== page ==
Some Jewish high school grads opt for career or skill training, gap-year programs as an alternative to traditional four-year college route.
By Shari S. Cohen
During senior year, most Jewish high school students are already thinking about college roommates and orientation schedules. But there are some seniors who don’t pursue college immediately after high school graduation.
“Some aren’t that academic in their interests. Maybe they don’t enjoy school and are hands-on learners,” observes Debra Silver, career development services supervisor at JVS Human Services (jvshumanservices.org).
For students who say, “College isn’t for me, but I don’t know what I want to do,” JVS offers a comprehensive career assessment — helping young people identify their work-related skills, the personal strengths they want to use in a career, their interests and values. The process includes a vocational career assessment and online resources to research careers ranging from landscaper to pharmacy technician.
“When a career goal is identified, then we look at training,” Silver says. For skilled trades, an apprenticeship may be required. Some young people interested in being a plumber, an electrician or HVAC technician, for example, eventually want to open a business, she explains. Others need to work.
Jewish students choosing a technical or vocational field rather than college “may feel a little pressure. It depends on their family — how open their family is to having kids follow what they want,” Silver says.
Orthodox students who are not continuing their education at a yeshivah may seek counseling to prepare for a career, which usually entails some secular education or training. Orthodox high school graduates who spend a year or more at a yeshivah or another educational institution in Israel may seek career guidance when they return to the U.S., Silver says.
Another option for students is the Oakland Schools Technical Campus (ostconline.com), which provides a combined work-study program that enables Oakland County high school students to explore and gain real-life career experience while still in high school. Elise Kravitz, a junior at North Farmington High School, attended an open house at OSTC to consider career options including visual imaging, culinary careers and emerging engineering technologies.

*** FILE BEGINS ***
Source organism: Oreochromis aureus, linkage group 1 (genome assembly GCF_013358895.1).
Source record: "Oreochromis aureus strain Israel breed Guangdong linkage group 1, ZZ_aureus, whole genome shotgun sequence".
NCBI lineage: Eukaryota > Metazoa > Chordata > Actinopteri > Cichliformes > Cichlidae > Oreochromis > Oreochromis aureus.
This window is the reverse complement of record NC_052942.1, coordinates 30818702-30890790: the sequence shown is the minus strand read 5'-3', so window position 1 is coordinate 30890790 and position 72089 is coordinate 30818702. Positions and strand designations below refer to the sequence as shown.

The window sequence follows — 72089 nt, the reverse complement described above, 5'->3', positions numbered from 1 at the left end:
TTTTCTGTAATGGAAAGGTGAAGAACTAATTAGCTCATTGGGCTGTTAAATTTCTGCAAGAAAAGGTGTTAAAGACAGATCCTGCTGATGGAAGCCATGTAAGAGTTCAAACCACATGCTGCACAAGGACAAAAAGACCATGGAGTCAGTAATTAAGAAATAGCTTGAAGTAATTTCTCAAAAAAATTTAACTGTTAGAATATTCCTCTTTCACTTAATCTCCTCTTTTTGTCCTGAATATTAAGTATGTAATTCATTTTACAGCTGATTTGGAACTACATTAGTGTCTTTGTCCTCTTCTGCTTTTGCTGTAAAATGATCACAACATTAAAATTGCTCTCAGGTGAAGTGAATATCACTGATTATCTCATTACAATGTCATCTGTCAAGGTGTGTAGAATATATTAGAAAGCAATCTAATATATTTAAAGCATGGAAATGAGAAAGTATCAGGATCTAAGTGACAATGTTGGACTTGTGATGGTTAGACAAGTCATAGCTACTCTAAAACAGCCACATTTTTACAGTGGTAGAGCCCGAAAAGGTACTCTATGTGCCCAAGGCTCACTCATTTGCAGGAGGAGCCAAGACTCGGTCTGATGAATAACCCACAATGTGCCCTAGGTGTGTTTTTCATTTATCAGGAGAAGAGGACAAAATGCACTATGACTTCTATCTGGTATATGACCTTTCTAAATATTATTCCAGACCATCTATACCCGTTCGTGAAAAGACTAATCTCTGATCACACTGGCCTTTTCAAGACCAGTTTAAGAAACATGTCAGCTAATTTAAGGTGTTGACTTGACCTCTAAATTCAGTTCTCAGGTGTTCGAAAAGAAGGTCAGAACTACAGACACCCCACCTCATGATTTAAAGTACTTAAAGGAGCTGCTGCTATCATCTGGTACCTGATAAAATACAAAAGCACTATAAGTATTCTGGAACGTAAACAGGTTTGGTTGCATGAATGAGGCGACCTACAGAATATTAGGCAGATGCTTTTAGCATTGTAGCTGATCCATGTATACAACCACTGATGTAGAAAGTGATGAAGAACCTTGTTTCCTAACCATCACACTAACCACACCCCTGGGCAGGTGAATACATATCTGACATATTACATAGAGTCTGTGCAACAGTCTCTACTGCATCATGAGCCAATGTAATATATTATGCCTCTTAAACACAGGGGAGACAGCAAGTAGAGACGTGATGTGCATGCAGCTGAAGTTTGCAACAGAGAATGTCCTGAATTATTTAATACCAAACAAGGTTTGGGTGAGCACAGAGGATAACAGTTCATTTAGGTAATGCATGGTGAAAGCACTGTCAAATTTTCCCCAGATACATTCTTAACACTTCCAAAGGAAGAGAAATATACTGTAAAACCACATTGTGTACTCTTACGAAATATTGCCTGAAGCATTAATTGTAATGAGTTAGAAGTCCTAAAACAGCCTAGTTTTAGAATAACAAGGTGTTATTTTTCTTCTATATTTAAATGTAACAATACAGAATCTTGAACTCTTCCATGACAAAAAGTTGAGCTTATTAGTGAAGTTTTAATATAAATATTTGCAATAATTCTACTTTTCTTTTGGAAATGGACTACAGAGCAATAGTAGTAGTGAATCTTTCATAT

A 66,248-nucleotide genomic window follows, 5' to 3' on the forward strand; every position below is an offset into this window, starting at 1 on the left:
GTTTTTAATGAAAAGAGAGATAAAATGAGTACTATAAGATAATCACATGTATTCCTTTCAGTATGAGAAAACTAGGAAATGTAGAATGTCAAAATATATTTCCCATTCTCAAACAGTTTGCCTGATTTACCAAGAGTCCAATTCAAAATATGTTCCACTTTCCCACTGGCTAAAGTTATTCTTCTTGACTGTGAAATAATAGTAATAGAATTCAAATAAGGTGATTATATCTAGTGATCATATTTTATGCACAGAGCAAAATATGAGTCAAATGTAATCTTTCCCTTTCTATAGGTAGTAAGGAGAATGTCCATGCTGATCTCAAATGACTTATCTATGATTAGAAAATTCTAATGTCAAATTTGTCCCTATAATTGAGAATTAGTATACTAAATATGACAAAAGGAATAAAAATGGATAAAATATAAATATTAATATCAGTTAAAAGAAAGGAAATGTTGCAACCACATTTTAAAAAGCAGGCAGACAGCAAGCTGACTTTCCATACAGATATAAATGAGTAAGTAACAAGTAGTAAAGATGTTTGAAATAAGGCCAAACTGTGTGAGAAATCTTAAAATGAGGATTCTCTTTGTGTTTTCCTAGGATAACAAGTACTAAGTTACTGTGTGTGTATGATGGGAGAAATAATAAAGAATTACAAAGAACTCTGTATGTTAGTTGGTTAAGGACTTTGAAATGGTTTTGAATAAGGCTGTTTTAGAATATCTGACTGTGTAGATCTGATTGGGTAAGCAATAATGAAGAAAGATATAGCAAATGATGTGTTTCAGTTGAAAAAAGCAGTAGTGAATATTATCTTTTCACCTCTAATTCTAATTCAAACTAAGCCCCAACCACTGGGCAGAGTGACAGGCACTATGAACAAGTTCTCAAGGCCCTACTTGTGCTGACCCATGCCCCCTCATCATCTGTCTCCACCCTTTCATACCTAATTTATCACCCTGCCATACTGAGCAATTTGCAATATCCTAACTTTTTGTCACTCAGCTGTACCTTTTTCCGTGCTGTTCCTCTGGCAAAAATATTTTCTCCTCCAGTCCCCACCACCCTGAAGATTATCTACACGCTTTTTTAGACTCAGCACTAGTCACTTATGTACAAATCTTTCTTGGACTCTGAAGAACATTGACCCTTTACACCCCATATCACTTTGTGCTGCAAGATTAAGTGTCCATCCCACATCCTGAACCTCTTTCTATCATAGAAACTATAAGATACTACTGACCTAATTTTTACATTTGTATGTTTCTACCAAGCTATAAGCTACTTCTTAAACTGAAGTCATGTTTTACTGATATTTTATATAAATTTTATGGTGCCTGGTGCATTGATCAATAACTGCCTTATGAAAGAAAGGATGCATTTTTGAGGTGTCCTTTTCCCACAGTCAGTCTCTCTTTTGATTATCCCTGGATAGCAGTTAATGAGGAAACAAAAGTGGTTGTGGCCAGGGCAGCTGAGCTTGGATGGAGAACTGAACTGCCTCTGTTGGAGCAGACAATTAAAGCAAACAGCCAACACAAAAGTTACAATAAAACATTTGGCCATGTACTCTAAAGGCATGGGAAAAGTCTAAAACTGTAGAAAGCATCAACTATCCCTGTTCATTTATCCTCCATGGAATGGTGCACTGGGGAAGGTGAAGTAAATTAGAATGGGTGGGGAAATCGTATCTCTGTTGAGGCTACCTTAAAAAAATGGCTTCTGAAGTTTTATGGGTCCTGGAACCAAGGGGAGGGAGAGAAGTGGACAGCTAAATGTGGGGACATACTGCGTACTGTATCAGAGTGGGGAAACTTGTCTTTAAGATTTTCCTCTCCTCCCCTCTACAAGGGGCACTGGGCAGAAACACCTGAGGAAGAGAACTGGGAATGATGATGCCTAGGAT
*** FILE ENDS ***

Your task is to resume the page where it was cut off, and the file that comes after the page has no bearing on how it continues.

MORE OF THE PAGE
“There was a table showing how to weld and I got to try it and thought, ‘This is cool,’” she says. Kravitz put on a helmet and gloves. “I loved it because it combines my favorite things — fire and loud noises.”
Kravitz now spends half a day in high school and the balance of her time at the OSTC “learning about welds, proper set-ups and take-downs. Then we go into the lab and go through all the processes,” she explains. There are 13 students in the two-year program; she is the only woman. She has friends in the OSTC programs for computer programming and marketing.
Her grandmother’s hobby is fusing glass, so welding wasn’t totally unfamiliar and Kravitz says her family is encouraging. Recently, she received a high ranking in a regional welding event, qualifying her for a statewide Skills USA welding competition in Grand Rapids.
Kravitz has gone on some college tours. She is considering Washtenaw Community College, which has a leading associate degree welding program. After that, she will consider a four-year apprenticeship with the iron workers union to become a journeyman welder.
Lauren Girson of Southfield took advantage of the OSTC health cluster while attending Groves High School. During eighth grade, she decided on a nursing career and enrolled in the OSTC program to learn more about the field.
“The program gave me a good foundation in nurse assisting and science,” she says and helped her land a co-op job at Beaumont Health-Royal Oak during her senior year. Girson was employed full-time as a nursing assistant in 2016 and is now working on an associate nursing degree at Oakland Community College.
Needing A Break
For high school graduates who want a break before college, there are a variety of organized “gap year” programs that include travel, study and community service in Israel, Europe or other locations.
“The gap year is a way of taking time to get to know themselves,” says Ella Dunajsky, director of college counseling at Frankel Jewish Academy in West Bloomfield. “They come back academically more prepared with greater self-confidence and they are more well-rounded.”
She says Frankel graduates have traveled in Israel, studied martial arts in China, and worked on environmental conservation and economic development in Thailand. Among Frankel Academy’s 44 seniors, five are planning a gap year. Dunajsky mentions these programs designed for gap-year students:
• Uncollege.com: community service and career development programs worldwide.
• Hevruta.org: a community service and leadership program of the Shalom Hartman Institute.
• Kavunim.org: a one-year group program to travel and study Judaism in multiple locations overseas. College credits are available.
Dunajsky points out that the “gap year” is well-accepted in Europe. In the U.S., she says that Harvard and Tufts Universities offer gap-year programs.